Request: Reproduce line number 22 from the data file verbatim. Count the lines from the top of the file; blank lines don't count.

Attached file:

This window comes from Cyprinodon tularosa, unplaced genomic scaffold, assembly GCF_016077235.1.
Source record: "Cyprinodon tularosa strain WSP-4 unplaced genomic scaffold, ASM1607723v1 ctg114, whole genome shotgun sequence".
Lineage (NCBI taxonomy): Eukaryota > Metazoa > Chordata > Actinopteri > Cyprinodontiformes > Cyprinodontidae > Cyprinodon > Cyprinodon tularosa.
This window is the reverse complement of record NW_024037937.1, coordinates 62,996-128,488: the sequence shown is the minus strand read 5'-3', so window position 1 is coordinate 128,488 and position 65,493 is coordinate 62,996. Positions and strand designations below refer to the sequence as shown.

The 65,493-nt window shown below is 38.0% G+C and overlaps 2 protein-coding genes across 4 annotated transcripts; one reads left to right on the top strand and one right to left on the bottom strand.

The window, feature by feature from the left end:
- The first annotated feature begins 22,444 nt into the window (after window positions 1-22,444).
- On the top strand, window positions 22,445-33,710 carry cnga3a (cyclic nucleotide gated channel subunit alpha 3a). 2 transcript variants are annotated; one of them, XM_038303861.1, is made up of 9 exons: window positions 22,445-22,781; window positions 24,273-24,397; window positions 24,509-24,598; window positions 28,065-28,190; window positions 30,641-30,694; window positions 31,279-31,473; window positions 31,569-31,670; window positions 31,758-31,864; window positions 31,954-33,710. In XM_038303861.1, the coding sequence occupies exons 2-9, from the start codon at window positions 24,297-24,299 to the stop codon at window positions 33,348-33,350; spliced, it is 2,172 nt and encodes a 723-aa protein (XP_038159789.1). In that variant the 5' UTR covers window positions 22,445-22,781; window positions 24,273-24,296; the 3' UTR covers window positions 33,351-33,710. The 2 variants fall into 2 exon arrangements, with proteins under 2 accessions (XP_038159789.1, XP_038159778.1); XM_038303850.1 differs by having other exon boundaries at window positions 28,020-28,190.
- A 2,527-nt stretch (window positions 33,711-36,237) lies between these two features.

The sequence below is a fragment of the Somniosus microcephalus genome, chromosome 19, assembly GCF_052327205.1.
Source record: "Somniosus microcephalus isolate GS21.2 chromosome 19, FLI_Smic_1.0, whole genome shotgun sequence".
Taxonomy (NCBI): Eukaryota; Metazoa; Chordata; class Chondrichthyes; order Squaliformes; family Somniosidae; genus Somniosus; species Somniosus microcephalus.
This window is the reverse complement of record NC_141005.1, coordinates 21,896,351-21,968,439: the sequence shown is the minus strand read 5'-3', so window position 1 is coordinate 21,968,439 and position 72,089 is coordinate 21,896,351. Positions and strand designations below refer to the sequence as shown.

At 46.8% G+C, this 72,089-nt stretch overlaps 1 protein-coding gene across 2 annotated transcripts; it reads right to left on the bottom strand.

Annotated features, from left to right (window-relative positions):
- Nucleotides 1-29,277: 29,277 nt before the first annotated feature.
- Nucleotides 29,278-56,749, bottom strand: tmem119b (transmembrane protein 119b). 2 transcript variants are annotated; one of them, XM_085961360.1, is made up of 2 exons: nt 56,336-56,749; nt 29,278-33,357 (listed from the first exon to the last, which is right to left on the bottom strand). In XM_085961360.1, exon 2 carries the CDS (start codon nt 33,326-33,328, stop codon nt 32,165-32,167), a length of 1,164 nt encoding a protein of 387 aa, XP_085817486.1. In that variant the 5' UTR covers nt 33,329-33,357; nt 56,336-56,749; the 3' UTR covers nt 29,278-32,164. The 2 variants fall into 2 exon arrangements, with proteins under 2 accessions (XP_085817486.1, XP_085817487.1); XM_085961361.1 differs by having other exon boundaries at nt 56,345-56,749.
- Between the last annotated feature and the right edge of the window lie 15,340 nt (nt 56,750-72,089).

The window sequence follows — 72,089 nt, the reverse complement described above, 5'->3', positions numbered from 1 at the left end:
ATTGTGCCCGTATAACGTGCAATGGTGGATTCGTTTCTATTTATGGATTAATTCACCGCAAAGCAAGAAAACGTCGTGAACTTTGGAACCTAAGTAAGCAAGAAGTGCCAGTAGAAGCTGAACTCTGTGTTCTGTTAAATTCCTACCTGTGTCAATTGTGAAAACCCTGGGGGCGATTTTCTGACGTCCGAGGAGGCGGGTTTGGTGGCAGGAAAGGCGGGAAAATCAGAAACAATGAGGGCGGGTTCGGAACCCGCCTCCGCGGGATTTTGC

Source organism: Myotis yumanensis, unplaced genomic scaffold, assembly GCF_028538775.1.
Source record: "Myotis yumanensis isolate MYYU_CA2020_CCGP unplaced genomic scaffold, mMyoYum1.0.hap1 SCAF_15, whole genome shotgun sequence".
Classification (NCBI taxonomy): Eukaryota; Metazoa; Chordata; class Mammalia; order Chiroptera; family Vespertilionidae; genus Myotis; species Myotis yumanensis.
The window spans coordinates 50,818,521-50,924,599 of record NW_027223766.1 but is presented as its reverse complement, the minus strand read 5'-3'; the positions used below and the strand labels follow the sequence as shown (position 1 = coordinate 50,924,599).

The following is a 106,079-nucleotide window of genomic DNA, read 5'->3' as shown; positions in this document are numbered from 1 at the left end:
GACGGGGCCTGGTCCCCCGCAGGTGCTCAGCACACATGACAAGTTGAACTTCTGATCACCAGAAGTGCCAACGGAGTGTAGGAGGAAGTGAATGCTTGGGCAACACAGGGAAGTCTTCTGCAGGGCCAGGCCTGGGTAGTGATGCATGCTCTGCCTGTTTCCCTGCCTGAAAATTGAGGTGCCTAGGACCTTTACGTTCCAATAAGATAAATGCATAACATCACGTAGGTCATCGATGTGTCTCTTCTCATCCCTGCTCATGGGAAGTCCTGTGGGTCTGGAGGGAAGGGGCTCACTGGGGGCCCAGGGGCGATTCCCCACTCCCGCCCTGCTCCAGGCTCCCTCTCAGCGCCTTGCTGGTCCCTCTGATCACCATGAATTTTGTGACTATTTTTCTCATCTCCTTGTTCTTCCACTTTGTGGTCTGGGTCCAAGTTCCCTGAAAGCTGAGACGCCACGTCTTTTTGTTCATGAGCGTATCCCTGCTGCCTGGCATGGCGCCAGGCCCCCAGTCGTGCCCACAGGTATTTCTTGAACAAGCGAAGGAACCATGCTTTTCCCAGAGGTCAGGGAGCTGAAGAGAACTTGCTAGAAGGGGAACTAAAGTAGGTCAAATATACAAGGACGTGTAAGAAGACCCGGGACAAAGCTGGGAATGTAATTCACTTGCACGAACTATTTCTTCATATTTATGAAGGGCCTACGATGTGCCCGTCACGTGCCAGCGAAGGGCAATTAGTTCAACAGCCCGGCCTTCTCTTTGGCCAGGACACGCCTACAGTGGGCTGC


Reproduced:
Source record: "Myotis yumanensis isolate MYYU_CA2020_CCGP unplaced genomic scaffold, mMyoYum1.0.hap1 SCAF_15, whole genome shotgun sequence".